Source: USA TODAY
Maybe it’s fitting that the final Misery Index poll of the season is topped by the program that has experienced the least amount of misery over the past four years.
Since Nick Saban walked into Tuscaloosa, everything has come up Bama in college football. Either the Crimson Tide are going to be holding the crystal football at the end, or beating them is going to be a season-maker for the rare team up to the task. They’re the center of the universe, and every now and then such responsibility is going to come with significant disappointment.
Think about what was at stake Saturday night in the Iron Bowl. Not just a rivalry or the SEC West title or the BCS championship game. Had Alabama won the game and gone on to win its third straight national title — and fourth in the last five years — it would have set the high-water mark for all-time among college football dynasties. It would have solidified quarterback AJ McCarron as the greatest winner the sport has ever seen. It would have drawn Nick Saban ever so close to Bear Bryant in both national championships and legendary status. And on and on and on.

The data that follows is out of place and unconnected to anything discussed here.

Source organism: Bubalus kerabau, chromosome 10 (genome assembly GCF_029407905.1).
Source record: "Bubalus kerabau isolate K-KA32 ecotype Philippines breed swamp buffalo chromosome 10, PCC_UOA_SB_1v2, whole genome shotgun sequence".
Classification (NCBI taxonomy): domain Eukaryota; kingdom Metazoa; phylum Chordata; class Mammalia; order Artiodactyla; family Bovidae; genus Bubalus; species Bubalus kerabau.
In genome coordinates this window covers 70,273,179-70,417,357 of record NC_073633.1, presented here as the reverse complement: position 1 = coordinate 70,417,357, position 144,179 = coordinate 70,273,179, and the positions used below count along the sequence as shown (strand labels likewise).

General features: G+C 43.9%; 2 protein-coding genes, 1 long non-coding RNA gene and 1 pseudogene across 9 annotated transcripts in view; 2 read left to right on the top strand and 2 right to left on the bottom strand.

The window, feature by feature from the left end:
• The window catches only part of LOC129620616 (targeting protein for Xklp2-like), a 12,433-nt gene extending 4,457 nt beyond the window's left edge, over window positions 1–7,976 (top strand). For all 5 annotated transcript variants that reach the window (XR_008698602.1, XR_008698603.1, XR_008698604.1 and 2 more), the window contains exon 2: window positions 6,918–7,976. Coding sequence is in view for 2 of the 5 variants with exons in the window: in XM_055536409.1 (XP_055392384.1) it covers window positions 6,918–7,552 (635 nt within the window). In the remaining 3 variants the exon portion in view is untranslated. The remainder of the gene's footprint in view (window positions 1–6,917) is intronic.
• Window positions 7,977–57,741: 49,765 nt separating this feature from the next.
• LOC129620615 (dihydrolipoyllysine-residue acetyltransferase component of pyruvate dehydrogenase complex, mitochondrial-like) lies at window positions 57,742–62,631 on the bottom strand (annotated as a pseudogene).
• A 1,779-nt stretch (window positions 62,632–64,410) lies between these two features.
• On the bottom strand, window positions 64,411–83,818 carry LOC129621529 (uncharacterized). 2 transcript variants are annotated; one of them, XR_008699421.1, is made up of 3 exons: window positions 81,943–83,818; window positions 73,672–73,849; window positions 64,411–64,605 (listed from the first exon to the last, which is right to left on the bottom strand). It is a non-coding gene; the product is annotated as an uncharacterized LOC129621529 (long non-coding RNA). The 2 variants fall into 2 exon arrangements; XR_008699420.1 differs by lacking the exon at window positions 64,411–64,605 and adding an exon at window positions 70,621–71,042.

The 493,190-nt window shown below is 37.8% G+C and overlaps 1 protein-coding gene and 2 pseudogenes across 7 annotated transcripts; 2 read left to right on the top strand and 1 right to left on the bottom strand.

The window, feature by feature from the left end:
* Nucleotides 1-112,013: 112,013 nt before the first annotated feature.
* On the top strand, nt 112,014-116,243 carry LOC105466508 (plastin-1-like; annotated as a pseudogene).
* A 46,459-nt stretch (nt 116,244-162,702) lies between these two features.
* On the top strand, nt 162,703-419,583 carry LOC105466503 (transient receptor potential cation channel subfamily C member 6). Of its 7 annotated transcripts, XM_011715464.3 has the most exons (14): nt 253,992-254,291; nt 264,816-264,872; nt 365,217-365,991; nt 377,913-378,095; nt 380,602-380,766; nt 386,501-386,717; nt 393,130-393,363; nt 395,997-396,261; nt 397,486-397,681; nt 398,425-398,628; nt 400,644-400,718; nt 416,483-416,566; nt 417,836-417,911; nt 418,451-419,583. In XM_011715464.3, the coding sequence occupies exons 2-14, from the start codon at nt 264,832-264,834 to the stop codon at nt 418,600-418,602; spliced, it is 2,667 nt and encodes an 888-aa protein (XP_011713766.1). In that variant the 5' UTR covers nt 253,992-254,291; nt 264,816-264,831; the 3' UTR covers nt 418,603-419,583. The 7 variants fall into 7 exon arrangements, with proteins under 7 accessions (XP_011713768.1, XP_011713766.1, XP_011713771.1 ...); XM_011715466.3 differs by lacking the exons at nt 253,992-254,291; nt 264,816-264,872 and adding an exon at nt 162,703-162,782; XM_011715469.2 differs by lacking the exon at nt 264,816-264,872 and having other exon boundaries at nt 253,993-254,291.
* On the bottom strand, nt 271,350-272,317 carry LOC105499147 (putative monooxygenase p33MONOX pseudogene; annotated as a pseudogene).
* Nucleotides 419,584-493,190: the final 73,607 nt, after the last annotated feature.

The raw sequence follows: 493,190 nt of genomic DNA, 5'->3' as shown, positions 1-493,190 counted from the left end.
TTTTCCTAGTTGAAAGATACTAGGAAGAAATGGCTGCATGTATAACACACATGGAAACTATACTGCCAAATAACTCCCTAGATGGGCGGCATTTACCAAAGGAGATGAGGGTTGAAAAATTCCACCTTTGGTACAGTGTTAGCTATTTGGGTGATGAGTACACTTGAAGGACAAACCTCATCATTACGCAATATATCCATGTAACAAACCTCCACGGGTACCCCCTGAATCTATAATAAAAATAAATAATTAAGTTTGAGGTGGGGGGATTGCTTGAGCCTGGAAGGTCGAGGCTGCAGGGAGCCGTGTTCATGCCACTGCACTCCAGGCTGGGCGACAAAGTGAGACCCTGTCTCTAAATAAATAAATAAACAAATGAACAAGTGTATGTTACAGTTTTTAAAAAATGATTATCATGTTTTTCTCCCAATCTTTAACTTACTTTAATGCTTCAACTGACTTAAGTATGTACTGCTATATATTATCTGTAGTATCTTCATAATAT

Instead, Alabama is going to have to settle for something far less dynastic.
And all because Saban — the man who thinks of everything — let a situation get away from him.
Frustrated by his kicker’s inability to make field goals of 44 and 33 yards earlier in the game, Saban turned down a chance to kick a 30-yard field goal in the fourth quarter that would have given Alabama a 10-point lead. Instead, he went for it on fourth down from the 13 yard line, got stuffed, and gave Auburn new life.
We all know how Auburn’s 34-28 victory unfolded from there.
The question, of course, is if Saban didn’t trust his veteran kicker to make a 30-yarder, why did he throw a freshman backup out there with one second left in regulation to try a 57-yarder?
It makes no sense.
Sure, Saban might have seen Adam Griffith make 60-yarders in practice, as he claimed after the game. But that’s an out-of-character decision for Saban to leave so many things to chance — and especially not to be prepared for the possibility that Auburn would run the kick back.
Alabama just got caught in exactly the wrong personnel package in that situation with a bunch of offensive linemen on the field, who were suddenly put in position to chase down a cornerback with a full head of steam. In other words, once Chris Davis eluded the first tackle, there was no chance to catch him.
And just like that, the course of college football history was changed forever.
(Disclaimer: This isn’t a ranking of worst teams, worst losses or coaches whose jobs are in the most jeopardy. This is simply a measurement of a fan base’s knee-jerk reaction to what they last saw. The way in which a team won or lost, expectations vis-à-vis program trajectory and traditional inferiority complex of fan base all factor into this ranking)